A woman fills out her D.C. Lottery Powerball slip. The D.C. Lottery will approve licenses for bars and restaurants seeking to add a sports betting operation.
A woman fills out her D.C. Lottery Powerball slip. The D.C. Lottery will approve licenses for bars and restaurants seeking to add a sports betting operation. Credit: Darrow Montgomery/File

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While District agencies in charge of overseeing the controversial $215 million lottery contract point fingers at each other, Loose Lips wonders how many more times the D.C. Council is going to let Maryland resident Emmanuel Bailey make a mockery of the Certified Business Enterprise program that gives local companies an advantage in contracting.

In 2019, the Council approved a sole-source contract with the Greek gaming company Intralot to run the District’s lottery and sports gambling programs. District law requires the company to subcontract with local firms for at least 35 percent of the contract. Intralot listed Bailey’s Veterans Services Corporation among the seven local companies that would get a piece.

But a report released yesterday by the D.C. Auditor found that Bailey’s company, which stands to receive nearly $110 million over the five year contract, has only two employees and “it is clear VSC did not and cannot perform the work outlined in the subcontract agreement with only two employees.”

Asked to identify those employees, Auditor Kathy Patterson says her team confirmed that VSC is made up entirely of Bailey and his mother, raising questions about whether VSC is simply a shell company set up to fulfill the subcontracting requirement on paper. Similar concerns came up the last time the lottery contract was up for debate more than a decade ago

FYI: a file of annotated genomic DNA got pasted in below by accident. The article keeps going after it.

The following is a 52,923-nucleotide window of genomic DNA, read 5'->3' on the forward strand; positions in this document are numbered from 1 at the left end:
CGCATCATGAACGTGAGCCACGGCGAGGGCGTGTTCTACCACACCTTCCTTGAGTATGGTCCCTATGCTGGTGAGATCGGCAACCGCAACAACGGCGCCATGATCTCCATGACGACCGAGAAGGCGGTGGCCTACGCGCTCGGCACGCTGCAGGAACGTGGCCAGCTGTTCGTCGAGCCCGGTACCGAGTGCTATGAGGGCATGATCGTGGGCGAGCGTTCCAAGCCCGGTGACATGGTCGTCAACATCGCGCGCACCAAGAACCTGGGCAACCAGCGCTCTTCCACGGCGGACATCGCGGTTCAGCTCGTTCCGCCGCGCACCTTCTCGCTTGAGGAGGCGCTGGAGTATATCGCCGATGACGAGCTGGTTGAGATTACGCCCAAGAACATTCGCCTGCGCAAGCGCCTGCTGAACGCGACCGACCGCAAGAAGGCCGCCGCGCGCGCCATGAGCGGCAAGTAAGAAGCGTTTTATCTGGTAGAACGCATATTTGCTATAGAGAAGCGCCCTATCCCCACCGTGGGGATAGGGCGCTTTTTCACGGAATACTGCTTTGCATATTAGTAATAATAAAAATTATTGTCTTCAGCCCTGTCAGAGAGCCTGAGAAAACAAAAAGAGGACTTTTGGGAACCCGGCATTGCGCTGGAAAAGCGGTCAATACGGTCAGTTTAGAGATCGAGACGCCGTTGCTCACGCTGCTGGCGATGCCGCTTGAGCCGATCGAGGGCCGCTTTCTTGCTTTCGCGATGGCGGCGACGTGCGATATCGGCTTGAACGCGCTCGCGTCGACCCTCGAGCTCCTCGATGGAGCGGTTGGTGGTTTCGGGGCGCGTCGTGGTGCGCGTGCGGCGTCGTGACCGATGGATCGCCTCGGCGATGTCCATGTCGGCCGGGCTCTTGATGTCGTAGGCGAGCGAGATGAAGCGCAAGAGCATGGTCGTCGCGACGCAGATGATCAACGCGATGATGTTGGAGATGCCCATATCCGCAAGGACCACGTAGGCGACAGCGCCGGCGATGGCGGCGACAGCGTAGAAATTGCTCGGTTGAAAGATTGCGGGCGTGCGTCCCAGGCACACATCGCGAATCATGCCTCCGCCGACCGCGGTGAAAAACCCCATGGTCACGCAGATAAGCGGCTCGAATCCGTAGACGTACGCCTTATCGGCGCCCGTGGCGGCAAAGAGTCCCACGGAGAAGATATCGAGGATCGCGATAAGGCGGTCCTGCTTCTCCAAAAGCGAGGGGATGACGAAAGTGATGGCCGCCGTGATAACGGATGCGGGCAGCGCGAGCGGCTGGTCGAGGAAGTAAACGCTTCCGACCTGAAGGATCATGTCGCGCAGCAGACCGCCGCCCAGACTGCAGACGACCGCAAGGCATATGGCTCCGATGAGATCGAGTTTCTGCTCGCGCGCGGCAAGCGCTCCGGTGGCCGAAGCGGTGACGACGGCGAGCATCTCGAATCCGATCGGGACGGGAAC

The auditor also found: 

• Intralot and VSC partnered to form the company DC09, and used the firm to pay CBE subcontractors. The auditor believes this arrangement is illegal, but the Department of Small and Local Business Development, which supports local small businesses and monitors the CBE program, disagrees. But, the report notes that the agency did not require Intralot to provide its agreement with DC09, which would show how the money moves.

“Because [Bailey’s] VSC is the majority owner of DC09, this makes it hard to track what VSC is responsible for on the contract as a CBE, that is separate from DC09’s responsibilities as a non-CBE,” the report says. 

• One year after the contract was finalized, Intralot has spent less than 1 percent of the money it’s required to spend with local businesses—a total of $964,197 through the third quarter of 2020, out of $119.5 million for the whole plan.

• Two CBEs with political connections received credit and payment for work they didn’t do. Yet DSLBD counted the payments toward the money that Intralot is supposed to allocate to small businesses. Bailey’s Veterans Services Corporation received $280,000; and the public relations firm Octane, owned by Bowser buddy Everett Hamilton, received $179,090 for work it didn’t do, the auditor found. Hamilton managed communications for Mayor Bowser’s first campaign.

• DSLBD could not provide the auditor with evidence that it followed the law in its certification of six of the seven CBEs listed on the lottery contract. 

“Without a process for verifying information claimed by an applicant, businesses could be certified or recertified that are not in compliance with the law and potentially take business away from companies who are in compliance with the law,” the auditor’s report says.